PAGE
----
Scotland should have the right to hold a new referendum on independence if the country is takenout of the European Union “against our will”, the leader of the Scottish National Party (SNP) said on Sunday.
Nicola Sturgeon said her party’s manifesto before a local election next month would say there should be a referendum “if there is clear and sustained evidence that independence has
become the preferred option of a majority of the Scottish people”.
“Or if there is a significant and material change in the circumstances that prevailed in 2014, such as Scotland being taken out of the EU against our will,” she added in a statement.
Britain is to hold a referendum on 23 June on whether to remain in, or leave, the 28-member EU bloc.
This is not the first time that Sturgeon raises the issue of the consequences of Brexit for Scotland. Last June, she called for the vote to require a “double majority” where England, Scotland, Wales and Northern Ireland would individually have to back “Brexit” for it to go ahead. However this idea was disregarded.
SNM member Alyn Smith recently told EURACTIV France that a Brexit could lead Scotland to leave the United Kingdom.
“There is a very realistic possibility that the UK could vote to leave the European Union, but Scotland will almost certainly vote to stay. This would cause real anger in Scotland. For us, it would reopen the question of Scottish independence from the UK” he said.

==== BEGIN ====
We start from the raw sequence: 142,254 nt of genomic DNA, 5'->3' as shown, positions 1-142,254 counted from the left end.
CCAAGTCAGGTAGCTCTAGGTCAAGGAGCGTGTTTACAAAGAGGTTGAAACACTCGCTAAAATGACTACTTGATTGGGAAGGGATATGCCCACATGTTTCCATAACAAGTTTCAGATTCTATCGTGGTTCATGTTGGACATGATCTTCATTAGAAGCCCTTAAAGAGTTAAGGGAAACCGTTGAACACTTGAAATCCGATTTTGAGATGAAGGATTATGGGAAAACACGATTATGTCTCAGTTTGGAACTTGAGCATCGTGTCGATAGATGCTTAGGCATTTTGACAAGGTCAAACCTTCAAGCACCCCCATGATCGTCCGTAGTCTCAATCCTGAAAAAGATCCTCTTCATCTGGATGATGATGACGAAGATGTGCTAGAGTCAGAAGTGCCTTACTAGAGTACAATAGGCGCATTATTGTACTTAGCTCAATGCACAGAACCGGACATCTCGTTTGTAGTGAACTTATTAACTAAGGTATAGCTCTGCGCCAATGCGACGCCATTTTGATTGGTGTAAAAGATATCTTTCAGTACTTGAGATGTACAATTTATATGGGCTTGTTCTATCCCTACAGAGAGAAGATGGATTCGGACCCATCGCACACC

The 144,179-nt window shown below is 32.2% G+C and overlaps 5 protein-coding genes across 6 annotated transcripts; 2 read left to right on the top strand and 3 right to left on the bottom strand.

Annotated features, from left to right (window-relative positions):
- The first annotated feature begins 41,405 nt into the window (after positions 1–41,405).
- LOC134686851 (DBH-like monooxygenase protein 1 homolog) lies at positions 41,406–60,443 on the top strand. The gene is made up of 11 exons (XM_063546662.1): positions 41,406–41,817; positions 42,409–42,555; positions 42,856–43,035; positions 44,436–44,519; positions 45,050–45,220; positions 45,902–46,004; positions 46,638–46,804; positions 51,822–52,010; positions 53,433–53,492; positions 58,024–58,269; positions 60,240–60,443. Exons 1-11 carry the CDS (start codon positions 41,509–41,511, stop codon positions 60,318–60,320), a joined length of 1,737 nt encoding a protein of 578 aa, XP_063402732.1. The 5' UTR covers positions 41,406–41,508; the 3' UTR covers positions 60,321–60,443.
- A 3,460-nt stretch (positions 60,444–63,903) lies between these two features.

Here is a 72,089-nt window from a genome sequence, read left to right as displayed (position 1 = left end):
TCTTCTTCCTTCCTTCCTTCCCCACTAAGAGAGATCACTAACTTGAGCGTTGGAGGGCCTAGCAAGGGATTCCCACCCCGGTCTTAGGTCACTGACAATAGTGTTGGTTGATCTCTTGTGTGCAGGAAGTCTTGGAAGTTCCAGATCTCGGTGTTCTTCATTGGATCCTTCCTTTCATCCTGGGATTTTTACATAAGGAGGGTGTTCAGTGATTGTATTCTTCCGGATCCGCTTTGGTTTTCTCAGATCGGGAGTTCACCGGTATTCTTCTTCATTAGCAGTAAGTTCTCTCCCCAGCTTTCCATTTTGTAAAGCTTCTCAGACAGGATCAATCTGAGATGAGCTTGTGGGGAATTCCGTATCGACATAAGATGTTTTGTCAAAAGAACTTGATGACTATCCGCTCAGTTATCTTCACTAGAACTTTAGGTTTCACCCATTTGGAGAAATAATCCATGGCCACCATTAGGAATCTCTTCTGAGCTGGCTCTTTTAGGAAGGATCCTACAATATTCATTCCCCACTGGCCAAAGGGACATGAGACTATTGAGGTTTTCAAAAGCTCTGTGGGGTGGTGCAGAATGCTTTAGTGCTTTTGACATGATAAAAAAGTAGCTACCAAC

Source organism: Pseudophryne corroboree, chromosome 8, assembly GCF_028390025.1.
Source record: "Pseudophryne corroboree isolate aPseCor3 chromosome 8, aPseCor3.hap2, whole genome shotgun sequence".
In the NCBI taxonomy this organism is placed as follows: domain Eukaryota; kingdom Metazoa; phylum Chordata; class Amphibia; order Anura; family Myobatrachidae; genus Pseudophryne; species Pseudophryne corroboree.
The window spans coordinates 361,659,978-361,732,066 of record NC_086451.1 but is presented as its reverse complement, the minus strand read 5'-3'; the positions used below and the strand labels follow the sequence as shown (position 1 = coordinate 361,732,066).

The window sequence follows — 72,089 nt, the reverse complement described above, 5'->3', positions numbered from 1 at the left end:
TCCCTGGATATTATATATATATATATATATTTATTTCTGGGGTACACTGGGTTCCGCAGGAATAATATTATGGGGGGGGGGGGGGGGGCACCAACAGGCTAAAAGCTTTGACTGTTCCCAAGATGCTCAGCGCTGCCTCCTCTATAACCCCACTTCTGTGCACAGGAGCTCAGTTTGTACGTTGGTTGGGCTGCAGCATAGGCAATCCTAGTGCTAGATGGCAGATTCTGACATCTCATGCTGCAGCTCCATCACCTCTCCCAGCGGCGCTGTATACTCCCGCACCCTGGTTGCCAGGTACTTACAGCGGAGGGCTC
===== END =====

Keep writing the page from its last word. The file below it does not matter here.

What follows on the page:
The September 2014 independence referendum, which saw Scots reject a breakaway by 55-45%, exposed scepticism about promises made by right-wing politicians like David Cameron, something the SNP has since capitalised on, surging in opinion polls.
In the 2015 United Kingdom general election, the SNP finished third across the whole of the United Kingdom, in terms of the number of Westminster seats won.
David Cameron has rejected suggestions that the Scottish nationalists should be entitled to hold a second independence referendum during this parliament.
Under current UK law, the Scottish National party would need the permission of the UK parliament to stage a referendum and for it to be binding.